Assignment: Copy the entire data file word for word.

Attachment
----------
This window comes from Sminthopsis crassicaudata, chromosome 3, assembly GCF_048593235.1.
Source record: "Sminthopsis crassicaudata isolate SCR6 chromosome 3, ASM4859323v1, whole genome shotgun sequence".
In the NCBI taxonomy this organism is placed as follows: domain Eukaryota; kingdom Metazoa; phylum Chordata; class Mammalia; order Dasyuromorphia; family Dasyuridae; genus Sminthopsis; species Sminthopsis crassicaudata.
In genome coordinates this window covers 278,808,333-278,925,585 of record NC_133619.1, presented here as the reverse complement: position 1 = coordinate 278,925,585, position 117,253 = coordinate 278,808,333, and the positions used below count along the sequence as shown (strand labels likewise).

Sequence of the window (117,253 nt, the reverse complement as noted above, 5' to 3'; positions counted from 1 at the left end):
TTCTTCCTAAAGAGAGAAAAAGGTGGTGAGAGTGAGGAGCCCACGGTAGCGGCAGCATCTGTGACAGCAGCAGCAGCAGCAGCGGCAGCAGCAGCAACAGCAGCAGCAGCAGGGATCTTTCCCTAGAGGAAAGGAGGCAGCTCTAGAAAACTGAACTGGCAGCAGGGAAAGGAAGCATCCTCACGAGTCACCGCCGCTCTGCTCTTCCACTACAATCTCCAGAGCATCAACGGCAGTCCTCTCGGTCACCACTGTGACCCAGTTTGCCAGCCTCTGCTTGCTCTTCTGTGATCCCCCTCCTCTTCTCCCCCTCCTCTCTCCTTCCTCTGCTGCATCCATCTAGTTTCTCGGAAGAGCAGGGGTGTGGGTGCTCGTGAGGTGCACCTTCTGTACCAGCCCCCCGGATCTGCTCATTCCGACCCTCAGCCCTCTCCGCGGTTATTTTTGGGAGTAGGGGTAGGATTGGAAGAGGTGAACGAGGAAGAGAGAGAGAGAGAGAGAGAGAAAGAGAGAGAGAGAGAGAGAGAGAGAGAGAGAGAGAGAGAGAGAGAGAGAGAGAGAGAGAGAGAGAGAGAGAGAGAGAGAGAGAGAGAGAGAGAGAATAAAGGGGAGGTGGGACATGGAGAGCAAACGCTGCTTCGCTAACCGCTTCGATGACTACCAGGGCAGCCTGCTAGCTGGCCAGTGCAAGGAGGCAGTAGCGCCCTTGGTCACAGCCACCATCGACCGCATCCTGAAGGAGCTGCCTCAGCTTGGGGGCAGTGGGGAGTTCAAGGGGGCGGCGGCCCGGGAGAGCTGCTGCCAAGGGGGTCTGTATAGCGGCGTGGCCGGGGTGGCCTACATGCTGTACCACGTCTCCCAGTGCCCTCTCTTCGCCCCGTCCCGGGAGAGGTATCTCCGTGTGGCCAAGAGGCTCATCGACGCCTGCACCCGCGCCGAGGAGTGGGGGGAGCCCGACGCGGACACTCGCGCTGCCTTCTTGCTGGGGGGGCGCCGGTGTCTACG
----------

This window comes from Sminthopsis crassicaudata, chromosome 3, assembly GCF_048593235.1.
Source record: "Sminthopsis crassicaudata isolate SCR6 chromosome 3, ASM4859323v1, whole genome shotgun sequence".
In the NCBI taxonomy this organism is placed as follows: domain Eukaryota; kingdom Metazoa; phylum Chordata; class Mammalia; order Dasyuromorphia; family Dasyuridae; genus Sminthopsis; species Sminthopsis crassicaudata.
In genome coordinates this window covers 278,808,333-278,925,585 of record NC_133619.1, presented here as the reverse complement: position 1 = coordinate 278,925,585, position 117,253 = coordinate 278,808,333, and the positions used below count along the sequence as shown (strand labels likewise).

Sequence of the window (117,253 nt, the reverse complement as noted above, 5' to 3'; positions counted from 1 at the left end):
TTCTTCCTAAAGAGAGAAAAAGGTGGTGAGAGTGAGGAGCCCACGGTAGCGGCAGCATCTGTGACAGCAGCAGCAGCAGCAGCGGCAGCAGCAGCAACAGCAGCAGCAGCAGGGATCTTTCCCTAGAGGAAAGGAGGCAGCTCTAGAAAACTGAACTGGCAGCAGGGAAAGGAAGCATCCTCACGAGTCACCGCCGCTCTGCTCTTCCACTACAATCTCCAGAGCATCAACGGCAGTCCTCTCGGTCACCACTGTGACCCAGTTTGCCAGCCTCTGCTTGCTCTTCTGTGATCCCCCTCCTCTTCTCCCCCTCCTCTCTCCTTCCTCTGCTGCATCCATCTAGTTTCTCGGAAGAGCAGGGGTGTGGGTGCTCGTGAGGTGCACCTTCTGTACCAGCCCCCCGGATCTGCTCATTCCGACCCTCAGCCCTCTCCGCGGTTATTTTTGGGAGTAGGGGTAGGATTGGAAGAGGTGAACGAGGAAGAGAGAGAGAGAGAGAGAGAGAAAGAGAGAGAGAGAGAGAGAGAGAGAGAGAGAGAGAGAGAGAGAGAGAGAGAGAGAGAGAGAGAGAGAGAGAGAGAGAGAGAGAGAGAGAGAGAGAATAAAGGGGAGGTGGGACATGGAGAGCAAACGCTGCTTCGCTAACCGCTTCGATGACTACCAGGGCAGCCTGCTAGCTGGCCAGTGCAAGGAGGCAGTAGCGCCCTTGGTCACAGCCACCATCGACCGCATCCTGAAGGAGCTGCCTCAGCTTGGGGGCAGTGGGGAGTTCAAGGGGGCGGCGGCCCGGGAGAGCTGCTGCCAAGGGGGTCTGTATAGCGGCGTGGCCGGGGTGGCCTACATGCTGTACCACGTCTCCCAGTGCCCTCTCTTCGCCCCGTCCCGGGAGAGGTATCTCCGTGTGGCCAAGAGGCTCATCGACGCCTGCACCCGCGCCGAGGAGTGGGGGGAGCCCGACGCGGACACTCGCGCTGCCTTCTTGCTGGGGGGGCGCCGGTGTCTACG